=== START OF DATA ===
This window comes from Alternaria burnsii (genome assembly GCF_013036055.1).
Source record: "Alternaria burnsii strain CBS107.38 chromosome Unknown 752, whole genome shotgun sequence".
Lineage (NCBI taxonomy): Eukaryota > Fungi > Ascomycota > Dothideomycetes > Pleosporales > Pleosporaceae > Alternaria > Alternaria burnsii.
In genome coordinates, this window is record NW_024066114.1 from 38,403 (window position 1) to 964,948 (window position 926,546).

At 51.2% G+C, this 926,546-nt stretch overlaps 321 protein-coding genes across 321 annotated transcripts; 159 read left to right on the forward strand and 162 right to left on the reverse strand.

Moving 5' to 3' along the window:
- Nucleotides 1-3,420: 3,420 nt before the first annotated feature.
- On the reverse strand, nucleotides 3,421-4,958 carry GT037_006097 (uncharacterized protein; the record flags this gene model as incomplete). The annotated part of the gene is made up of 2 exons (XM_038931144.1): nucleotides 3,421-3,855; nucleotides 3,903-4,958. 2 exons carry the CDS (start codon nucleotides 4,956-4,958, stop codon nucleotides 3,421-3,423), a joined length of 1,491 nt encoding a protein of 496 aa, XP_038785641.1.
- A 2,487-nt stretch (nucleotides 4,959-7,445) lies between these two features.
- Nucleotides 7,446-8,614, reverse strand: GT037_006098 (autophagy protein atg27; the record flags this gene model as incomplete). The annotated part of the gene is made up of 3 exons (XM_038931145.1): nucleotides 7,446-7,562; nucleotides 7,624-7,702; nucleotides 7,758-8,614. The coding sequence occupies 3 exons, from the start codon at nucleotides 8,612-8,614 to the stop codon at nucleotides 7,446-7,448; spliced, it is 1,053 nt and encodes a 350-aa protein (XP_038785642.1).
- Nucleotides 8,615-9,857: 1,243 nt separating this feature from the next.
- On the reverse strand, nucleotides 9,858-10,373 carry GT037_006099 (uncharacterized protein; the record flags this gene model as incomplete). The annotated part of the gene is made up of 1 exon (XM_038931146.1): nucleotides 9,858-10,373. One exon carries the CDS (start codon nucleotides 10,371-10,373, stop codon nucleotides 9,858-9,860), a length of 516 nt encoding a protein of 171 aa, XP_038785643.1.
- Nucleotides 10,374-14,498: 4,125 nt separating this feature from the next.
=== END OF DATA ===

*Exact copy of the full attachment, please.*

This window comes from Alternaria burnsii (genome assembly GCF_013036055.1).
Source record: "Alternaria burnsii strain CBS107.38 chromosome Unknown 752, whole genome shotgun sequence".
Lineage (NCBI taxonomy): Eukaryota > Fungi > Ascomycota > Dothideomycetes > Pleosporales > Pleosporaceae > Alternaria > Alternaria burnsii.
In genome coordinates, this window is record NW_024066114.1 from 38,403 (window position 1) to 964,948 (window position 926,546).

At 51.2% G+C, this 926,546-nt stretch overlaps 321 protein-coding genes across 321 annotated transcripts; 159 read left to right on the forward strand and 162 right to left on the reverse strand.

Moving 5' to 3' along the window:
- Nucleotides 1-3,420: 3,420 nt before the first annotated feature.
- On the reverse strand, nucleotides 3,421-4,958 carry GT037_006097 (uncharacterized protein; the record flags this gene model as incomplete). The annotated part of the gene is made up of 2 exons (XM_038931144.1): nucleotides 3,421-3,855; nucleotides 3,903-4,958. 2 exons carry the CDS (start codon nucleotides 4,956-4,958, stop codon nucleotides 3,421-3,423), a joined length of 1,491 nt encoding a protein of 496 aa, XP_038785641.1.
- A 2,487-nt stretch (nucleotides 4,959-7,445) lies between these two features.
- Nucleotides 7,446-8,614, reverse strand: GT037_006098 (autophagy protein atg27; the record flags this gene model as incomplete). The annotated part of the gene is made up of 3 exons (XM_038931145.1): nucleotides 7,446-7,562; nucleotides 7,624-7,702; nucleotides 7,758-8,614. The coding sequence occupies 3 exons, from the start codon at nucleotides 8,612-8,614 to the stop codon at nucleotides 7,446-7,448; spliced, it is 1,053 nt and encodes a 350-aa protein (XP_038785642.1).
- Nucleotides 8,615-9,857: 1,243 nt separating this feature from the next.
- On the reverse strand, nucleotides 9,858-10,373 carry GT037_006099 (uncharacterized protein; the record flags this gene model as incomplete). The annotated part of the gene is made up of 1 exon (XM_038931146.1): nucleotides 9,858-10,373. One exon carries the CDS (start codon nucleotides 10,371-10,373, stop codon nucleotides 9,858-9,860), a length of 516 nt encoding a protein of 171 aa, XP_038785643.1.
- Nucleotides 10,374-14,498: 4,125 nt separating this feature from the next.